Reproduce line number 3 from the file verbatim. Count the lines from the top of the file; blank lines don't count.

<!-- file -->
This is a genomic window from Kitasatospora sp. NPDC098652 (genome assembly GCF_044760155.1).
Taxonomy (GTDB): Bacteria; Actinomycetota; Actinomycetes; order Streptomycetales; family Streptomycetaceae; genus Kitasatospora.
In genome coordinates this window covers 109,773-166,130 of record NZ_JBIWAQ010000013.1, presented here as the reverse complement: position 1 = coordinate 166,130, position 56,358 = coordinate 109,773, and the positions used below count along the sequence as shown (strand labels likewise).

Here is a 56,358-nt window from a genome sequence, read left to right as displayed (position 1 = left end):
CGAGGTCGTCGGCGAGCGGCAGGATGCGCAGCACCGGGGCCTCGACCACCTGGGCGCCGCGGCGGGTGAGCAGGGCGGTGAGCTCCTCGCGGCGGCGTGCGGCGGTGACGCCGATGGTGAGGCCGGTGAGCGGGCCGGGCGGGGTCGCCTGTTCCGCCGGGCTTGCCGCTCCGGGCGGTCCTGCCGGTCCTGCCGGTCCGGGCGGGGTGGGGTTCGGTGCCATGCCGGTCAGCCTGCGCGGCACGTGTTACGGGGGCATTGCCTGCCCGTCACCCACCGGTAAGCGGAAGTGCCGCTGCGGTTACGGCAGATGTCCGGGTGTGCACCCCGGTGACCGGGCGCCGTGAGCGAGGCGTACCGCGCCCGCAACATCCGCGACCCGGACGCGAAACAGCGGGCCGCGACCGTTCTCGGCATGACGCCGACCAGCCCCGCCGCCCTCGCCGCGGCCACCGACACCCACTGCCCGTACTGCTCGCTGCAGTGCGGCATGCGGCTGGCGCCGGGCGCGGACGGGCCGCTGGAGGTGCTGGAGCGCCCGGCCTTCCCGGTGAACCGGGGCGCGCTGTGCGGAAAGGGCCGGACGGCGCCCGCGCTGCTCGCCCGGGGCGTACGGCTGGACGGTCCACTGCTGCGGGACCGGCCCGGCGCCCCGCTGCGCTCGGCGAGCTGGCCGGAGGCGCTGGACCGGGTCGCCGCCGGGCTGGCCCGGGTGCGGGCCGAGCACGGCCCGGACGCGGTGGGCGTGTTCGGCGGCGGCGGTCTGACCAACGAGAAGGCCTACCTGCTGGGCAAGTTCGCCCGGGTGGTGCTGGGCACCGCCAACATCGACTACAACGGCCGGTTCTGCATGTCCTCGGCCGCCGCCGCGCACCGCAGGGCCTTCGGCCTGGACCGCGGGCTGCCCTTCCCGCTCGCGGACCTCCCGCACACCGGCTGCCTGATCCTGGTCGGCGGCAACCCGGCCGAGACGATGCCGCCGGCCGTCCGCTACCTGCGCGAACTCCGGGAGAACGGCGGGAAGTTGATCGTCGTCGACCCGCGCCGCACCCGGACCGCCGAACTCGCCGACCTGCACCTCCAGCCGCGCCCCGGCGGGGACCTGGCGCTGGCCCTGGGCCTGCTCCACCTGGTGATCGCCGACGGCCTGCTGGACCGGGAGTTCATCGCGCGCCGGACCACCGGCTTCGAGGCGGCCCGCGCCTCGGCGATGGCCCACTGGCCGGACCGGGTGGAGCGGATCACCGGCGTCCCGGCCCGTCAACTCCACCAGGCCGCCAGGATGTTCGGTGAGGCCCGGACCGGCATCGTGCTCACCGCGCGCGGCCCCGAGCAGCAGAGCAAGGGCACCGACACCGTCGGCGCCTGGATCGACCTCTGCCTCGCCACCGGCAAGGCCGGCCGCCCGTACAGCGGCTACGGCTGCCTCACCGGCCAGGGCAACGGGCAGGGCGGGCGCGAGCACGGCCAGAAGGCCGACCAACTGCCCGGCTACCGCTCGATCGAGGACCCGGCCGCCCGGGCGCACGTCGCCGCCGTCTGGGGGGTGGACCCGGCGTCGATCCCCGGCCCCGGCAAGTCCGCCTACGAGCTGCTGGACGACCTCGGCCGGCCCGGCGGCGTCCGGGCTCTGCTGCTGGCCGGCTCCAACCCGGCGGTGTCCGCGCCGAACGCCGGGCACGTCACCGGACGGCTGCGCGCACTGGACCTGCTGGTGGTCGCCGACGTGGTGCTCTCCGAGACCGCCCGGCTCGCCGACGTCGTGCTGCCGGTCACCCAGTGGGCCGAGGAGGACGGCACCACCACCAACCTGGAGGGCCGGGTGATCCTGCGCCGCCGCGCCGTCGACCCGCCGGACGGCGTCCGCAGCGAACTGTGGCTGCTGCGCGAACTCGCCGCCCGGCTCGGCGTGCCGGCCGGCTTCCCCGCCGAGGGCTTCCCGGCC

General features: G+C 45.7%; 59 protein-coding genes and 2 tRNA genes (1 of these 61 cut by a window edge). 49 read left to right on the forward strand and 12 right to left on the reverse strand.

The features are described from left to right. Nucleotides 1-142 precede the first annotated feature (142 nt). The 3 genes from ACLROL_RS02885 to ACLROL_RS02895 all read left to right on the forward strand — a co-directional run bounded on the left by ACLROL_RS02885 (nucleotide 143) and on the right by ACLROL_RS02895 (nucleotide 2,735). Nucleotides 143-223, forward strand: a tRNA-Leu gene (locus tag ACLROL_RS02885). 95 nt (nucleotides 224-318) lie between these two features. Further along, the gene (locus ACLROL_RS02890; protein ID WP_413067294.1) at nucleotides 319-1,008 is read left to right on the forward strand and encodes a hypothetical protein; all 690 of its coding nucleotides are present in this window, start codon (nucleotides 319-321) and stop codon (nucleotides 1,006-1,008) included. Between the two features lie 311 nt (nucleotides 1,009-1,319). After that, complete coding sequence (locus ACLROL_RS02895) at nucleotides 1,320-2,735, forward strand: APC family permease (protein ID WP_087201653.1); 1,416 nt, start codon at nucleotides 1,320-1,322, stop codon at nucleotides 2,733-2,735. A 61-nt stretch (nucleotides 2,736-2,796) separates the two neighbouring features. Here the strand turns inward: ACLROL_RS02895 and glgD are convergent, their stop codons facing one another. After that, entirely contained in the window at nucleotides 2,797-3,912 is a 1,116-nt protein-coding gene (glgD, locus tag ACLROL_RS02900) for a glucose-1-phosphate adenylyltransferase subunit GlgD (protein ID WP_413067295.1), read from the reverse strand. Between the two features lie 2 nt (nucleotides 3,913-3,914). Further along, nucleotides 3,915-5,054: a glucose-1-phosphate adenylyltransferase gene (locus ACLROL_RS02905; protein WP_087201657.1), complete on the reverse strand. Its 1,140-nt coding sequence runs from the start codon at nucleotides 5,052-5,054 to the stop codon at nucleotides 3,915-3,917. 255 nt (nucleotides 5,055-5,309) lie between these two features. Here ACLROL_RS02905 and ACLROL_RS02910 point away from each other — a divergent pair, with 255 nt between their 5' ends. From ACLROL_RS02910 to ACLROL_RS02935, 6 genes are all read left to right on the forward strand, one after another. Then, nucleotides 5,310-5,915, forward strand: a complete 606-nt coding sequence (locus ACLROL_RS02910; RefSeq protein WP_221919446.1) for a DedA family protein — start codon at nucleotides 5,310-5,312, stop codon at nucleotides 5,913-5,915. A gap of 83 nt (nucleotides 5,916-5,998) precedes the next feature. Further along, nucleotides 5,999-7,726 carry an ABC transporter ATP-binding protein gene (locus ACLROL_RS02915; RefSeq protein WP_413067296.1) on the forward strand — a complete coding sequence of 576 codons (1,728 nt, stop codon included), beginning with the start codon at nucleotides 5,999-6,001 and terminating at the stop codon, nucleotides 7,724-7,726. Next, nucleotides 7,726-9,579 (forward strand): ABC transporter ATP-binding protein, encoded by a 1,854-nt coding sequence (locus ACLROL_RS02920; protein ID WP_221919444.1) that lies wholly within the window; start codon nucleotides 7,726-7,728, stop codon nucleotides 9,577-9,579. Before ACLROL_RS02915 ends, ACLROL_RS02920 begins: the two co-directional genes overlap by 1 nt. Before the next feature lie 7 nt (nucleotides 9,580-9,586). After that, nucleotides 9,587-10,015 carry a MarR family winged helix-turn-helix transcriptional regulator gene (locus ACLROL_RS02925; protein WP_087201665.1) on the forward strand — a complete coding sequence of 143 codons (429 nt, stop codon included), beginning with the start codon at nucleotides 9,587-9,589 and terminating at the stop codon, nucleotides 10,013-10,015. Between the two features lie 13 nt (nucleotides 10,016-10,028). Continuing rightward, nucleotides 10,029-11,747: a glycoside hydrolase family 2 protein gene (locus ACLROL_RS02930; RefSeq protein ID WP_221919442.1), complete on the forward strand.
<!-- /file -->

In genome coordinates this window covers 109,773-166,130 of record NZ_JBIWAQ010000013.1, presented here as the reverse complement: position 1 = coordinate 166,130, position 56,358 = coordinate 109,773, and the positions used below count along the sequence as shown (strand labels likewise).